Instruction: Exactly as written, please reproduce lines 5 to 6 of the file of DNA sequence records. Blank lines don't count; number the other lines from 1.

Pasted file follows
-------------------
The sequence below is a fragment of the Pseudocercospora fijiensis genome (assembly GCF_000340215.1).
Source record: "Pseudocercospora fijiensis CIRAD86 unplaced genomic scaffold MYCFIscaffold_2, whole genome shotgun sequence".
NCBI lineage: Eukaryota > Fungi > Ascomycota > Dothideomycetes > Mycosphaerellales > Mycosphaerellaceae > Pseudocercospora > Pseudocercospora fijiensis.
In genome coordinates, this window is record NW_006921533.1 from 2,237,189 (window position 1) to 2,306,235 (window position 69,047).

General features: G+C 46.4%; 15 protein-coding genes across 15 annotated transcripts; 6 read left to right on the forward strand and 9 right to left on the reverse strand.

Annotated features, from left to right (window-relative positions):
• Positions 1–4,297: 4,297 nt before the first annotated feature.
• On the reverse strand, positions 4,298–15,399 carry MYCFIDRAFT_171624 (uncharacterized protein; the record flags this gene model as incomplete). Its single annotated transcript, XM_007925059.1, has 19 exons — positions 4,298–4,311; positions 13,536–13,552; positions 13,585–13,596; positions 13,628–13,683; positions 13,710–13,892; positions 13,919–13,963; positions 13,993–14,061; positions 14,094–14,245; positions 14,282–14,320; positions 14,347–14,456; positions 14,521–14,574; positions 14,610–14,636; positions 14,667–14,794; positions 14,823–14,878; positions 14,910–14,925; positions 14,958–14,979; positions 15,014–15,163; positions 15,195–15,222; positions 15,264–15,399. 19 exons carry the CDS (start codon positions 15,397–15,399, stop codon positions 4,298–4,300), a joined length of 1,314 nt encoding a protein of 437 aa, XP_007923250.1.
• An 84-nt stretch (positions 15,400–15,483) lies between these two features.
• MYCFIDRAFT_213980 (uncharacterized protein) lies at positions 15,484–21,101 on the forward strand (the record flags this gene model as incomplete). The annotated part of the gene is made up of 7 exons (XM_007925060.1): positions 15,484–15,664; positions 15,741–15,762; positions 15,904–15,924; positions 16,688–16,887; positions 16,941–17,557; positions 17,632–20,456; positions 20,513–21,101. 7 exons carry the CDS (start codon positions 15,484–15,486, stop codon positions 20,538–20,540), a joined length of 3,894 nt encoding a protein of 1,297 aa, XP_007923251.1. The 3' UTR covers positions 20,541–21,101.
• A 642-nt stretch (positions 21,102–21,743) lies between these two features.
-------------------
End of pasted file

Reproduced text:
General features: G+C 46.4%; 15 protein-coding genes across 15 annotated transcripts; 6 read left to right on the forward strand and 9 right to left on the reverse strand.

Annotated features, from left to right (window-relative positions):